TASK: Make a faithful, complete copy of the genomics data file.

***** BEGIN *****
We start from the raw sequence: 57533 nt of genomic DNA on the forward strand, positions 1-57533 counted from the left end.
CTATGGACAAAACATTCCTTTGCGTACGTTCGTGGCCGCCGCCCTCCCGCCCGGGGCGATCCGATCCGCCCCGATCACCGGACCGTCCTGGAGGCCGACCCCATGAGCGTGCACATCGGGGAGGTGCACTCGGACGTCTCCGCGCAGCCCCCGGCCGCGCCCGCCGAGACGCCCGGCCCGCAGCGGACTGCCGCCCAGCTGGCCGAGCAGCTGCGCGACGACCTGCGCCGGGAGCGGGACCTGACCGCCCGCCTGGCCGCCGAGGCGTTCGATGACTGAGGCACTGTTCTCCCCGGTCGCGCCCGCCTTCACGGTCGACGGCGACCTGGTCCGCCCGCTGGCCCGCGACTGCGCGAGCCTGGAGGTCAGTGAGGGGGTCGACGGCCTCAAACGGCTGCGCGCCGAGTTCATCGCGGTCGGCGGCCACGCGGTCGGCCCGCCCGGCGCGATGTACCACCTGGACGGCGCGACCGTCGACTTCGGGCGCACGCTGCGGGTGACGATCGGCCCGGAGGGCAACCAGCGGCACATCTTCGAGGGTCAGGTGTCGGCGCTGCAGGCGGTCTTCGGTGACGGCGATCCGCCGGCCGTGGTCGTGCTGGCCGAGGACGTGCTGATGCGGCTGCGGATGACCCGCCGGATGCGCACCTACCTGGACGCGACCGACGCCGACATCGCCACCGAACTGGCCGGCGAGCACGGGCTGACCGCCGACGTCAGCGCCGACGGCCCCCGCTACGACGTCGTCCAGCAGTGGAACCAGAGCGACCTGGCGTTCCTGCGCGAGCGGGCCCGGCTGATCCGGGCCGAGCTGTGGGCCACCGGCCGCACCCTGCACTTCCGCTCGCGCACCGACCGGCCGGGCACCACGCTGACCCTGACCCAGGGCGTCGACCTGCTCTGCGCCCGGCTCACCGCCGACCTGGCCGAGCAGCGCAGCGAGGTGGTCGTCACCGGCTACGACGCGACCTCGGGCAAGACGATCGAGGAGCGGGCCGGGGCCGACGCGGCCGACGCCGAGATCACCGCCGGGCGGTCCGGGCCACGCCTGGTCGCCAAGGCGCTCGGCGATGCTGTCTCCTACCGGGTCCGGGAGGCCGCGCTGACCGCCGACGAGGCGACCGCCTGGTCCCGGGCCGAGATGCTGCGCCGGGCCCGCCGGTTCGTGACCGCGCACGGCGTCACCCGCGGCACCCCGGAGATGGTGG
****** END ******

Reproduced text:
We start from the raw sequence: 57533 nt of genomic DNA on the forward strand, positions 1-57533 counted from the left end.
CTATGGACAAAACATTCCTTTGCGTACGTTCGTGGCCGCCGCCCTCCCGCCCGGGGCGATCCGATCCGCCCCGATCACCGGACCGTCCTGGAGGCCGACCCCATGAGCGTGCACATCGGGGAGGTGCACTCGGACGTCTCCGCGCAGCCCCCGGCCGCGCCCGCCGAGACGCCCGGCCCGCAGCGGACTGCCGCCCAGCTGGCCGAGCAGCTGCGCGACGACCTGCGCCGGGAGCGGGACCTGACCGCCCGCCTGGCCGCCGAGGCGTTCGATGACTGAGGCACTGTTCTCCCCGGTCGCGCCCGCCTTCACGGTCGACGGCGACCTGGTCCGCCCGCTGGCCCGCGACTGCGCGAGCCTGGAGGTCAGTGAGGGGGTCGACGGCCTCAAACGGCTGCGCGCCGAGTTCATCGCGGTCGGCGGCCACGCGGTCGGCCCGCCCGGCGCGATGTACCACCTGGACGGCGCGACCGTCGACTTCGGGCGCACGCTGCGGGTGACGATCGGCCCGGAGGGCAACCAGCGGCACATCTTCGAGGGTCAGGTGTCGGCGCTGCAGGCGGTCTTCGGTGACGGCGATCCGCCGGCCGTGGTCGTGCTGGCCGAGGACGTGCTGATGCGGCTGCGGATGACCCGCCGGATGCGCACCTACCTGGACGCGACCGACGCCGACATCGCCACCGAACTGGCCGGCGAGCACGGGCTGACCGCCGACGTCAGCGCCGACGGCCCCCGCTACGACGTCGTCCAGCAGTGGAACCAGAGCGACCTGGCGTTCCTGCGCGAGCGGGCCCGGCTGATCCGGGCCGAGCTGTGGGCCACCGGCCGCACCCTGCACTTCCGCTCGCGCACCGACCGGCCGGGCACCACGCTGACCCTGACCCAGGGCGTCGACCTGCTCTGCGCCCGGCTCACCGCCGACCTGGCCGAGCAGCGCAGCGAGGTGGTCGTCACCGGCTACGACGCGACCTCGGGCAAGACGATCGAGGAGCGGGCCGGGGCCGACGCGGCCGACGCCGAGATCACCGCCGGGCGGTCCGGGCCACGCCTGGTCGCCAAGGCGCTCGGCGATGCTGTCTCCTACCGGGTCCGGGAGGCCGCGCTGACCGCCGACGAGGCGACCGCCTGGTCCCGGGCCGAGATGCTGCGCCGGGCCCGCCGGTTCGTGACCGCGCACGGCGTCACCCGCGGCACCCCGGAGATGGTGG